cdzombak + mvvm   28

[renaud _lienhart]; on Twitter: <thread> Developing an iOS app in 2018
Disregarding the limited utility of the app for most of you, I’d just like to quickly talk about how developing an iOS app from scratch in 2018 feels like.

First of all, the basic architecture of the app: we use MVVM-Rx layered in modules, and the only couple “real” dependencies we have is RxSwift and RxDataSources. The vast majority of the code is purely functional and reactive. It is a pleasure to read as well as to write.

Secondly, Swift. From Value Types to CaseIterable, passing by Decodable, Generics, Auto-Synthesised E&H conformances, Keypaths and the power of its Enums, Swift has become an essential pillar of the code we write. I love Objective-C, but I would never want to go back.

The Standard Lib is a pleasure to interact with and feels *almost* complete. I just wish its documentation was better, e.g. clearly enunciating the constraints on a Generic Type for a method to become available.

Xcode and LLDB still have some way to go to become reliable. Swiftc’s error messages are still very poor and require a lot of implicit knowledge of the language in order to decipher what the compiler is actually complaining about. The new build system is amazing.

Finally, UIKit and other related frameworks. It is _shocking_ how bad & buggy iOS <11 was. Since then however, the fundamentals got robust and behave exactly as expected. You can (mostly) trust UIKit now, and be confident that any bug is in your code rather than Apple’s.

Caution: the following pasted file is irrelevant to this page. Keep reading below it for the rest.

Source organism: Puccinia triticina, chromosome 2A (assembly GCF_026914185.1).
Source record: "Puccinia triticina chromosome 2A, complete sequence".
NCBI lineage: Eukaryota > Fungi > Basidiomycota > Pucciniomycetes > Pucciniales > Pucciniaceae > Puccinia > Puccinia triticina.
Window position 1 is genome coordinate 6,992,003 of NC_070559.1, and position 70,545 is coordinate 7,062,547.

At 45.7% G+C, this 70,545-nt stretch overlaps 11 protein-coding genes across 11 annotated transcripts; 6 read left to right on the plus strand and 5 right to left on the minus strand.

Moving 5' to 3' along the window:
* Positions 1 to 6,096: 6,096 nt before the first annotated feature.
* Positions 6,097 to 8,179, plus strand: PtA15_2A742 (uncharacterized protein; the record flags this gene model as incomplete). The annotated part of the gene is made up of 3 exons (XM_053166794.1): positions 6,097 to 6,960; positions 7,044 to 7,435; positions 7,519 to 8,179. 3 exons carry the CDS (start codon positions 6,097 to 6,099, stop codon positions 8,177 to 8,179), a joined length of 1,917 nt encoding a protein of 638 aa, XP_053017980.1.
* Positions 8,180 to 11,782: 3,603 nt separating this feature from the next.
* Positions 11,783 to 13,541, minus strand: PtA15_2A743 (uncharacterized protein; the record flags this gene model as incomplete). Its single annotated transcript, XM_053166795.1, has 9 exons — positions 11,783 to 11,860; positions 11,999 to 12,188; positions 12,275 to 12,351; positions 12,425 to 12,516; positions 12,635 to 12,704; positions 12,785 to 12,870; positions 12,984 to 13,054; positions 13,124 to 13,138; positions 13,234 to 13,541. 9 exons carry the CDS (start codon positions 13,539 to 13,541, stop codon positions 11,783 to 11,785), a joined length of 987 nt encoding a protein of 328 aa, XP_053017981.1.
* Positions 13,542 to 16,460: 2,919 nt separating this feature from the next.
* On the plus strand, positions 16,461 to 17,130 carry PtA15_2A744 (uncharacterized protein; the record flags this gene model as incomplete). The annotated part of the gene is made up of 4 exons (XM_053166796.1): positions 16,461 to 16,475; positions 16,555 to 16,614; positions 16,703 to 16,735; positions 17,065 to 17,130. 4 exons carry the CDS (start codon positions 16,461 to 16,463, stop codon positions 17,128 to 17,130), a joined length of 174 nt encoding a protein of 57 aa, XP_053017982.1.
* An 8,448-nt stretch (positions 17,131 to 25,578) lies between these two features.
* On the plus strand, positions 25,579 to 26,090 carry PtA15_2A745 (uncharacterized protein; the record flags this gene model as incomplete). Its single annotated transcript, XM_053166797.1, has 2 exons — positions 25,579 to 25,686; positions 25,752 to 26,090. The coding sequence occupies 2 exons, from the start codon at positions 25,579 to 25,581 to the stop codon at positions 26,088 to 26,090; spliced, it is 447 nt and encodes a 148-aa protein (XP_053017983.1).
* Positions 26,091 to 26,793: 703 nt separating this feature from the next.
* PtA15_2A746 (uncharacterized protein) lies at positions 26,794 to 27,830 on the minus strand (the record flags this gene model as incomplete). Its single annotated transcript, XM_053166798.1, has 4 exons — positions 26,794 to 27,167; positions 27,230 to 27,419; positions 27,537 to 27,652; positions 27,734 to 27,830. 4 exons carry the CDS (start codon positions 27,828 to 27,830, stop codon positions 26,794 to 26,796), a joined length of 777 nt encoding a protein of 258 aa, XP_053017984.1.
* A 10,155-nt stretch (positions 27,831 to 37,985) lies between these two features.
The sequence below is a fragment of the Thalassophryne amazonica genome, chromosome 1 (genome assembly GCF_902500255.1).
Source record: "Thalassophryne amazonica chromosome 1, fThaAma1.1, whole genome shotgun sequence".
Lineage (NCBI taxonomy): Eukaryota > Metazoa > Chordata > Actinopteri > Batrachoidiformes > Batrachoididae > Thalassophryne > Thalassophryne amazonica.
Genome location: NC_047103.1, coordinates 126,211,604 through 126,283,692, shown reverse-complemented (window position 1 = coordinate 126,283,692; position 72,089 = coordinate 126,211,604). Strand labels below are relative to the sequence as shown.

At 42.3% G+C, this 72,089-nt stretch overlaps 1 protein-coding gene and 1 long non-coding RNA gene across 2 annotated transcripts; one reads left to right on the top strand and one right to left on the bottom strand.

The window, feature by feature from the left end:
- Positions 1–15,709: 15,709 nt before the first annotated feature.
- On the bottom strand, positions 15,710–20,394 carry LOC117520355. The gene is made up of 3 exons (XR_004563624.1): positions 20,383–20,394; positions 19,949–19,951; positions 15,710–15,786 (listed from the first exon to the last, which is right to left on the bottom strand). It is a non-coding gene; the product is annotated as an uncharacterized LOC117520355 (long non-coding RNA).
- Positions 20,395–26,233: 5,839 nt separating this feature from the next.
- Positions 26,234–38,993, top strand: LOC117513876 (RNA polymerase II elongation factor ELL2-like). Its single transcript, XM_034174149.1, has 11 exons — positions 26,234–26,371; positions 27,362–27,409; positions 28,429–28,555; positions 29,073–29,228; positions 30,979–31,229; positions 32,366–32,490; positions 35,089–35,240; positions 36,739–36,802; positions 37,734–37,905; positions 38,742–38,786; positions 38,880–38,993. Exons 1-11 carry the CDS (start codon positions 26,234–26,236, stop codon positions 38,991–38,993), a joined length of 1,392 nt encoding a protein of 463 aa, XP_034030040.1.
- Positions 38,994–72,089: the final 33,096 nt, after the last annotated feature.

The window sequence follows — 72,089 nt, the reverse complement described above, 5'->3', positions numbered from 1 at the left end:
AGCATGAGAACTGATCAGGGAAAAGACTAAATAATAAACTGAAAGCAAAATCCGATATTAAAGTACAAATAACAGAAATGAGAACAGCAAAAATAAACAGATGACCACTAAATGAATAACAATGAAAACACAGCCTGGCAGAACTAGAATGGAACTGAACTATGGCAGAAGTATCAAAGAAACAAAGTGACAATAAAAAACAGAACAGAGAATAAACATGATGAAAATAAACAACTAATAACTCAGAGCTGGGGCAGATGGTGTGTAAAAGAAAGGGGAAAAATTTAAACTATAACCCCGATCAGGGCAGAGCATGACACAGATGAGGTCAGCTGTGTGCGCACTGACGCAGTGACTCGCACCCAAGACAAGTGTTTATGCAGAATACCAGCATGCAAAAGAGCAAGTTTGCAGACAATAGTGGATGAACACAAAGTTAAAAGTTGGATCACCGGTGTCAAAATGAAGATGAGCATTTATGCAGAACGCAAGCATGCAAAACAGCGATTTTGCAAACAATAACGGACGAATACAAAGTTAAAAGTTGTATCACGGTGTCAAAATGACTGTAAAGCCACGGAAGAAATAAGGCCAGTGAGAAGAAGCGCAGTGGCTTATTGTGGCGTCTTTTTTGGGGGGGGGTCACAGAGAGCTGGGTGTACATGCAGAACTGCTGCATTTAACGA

I wish there were better Swift wrappers around the ObjC frameworks’ interface. Apart from sometimes adding default arguments, there is so much potential that could be unleashed by having access to Swift-only frameworks.

I am very excited by what may be unveiled in 2019.

Overall this was, and continues to be, an amazing codebase to work on. iOS development, thanks to technologies such as Swift and FRP, has come a long way from what it was just a few years ago. You don’t need a boatload of cocoapods anymore. You don’t need a team of 50 engineers to maintain a bunch of dynamic code and the thousands of unit tests it entails.

All you need is a fresh, modern, trustworthy approach to writing apps. And 2018’s iOS provides that.
ios  development  ios11  ios12  uikit  swiftlang  xcode  rx  frp  mvvm  reactiveprogramming  is:tweet 
10 weeks ago by cdzombak
Shades of MVVM | Big Nerd Ranch
Well, if you asked me to choose an architecture pattern up front today to guide my work on a new project, I’d go with the classic binding ViewModel approach. I’ve worked with it a little bit already, and I found it to be a good friend in improving my app’s testability. I’m really interested in integrations with RxJava, though—I’d love to be able to integrate that into my use of data binding somehow.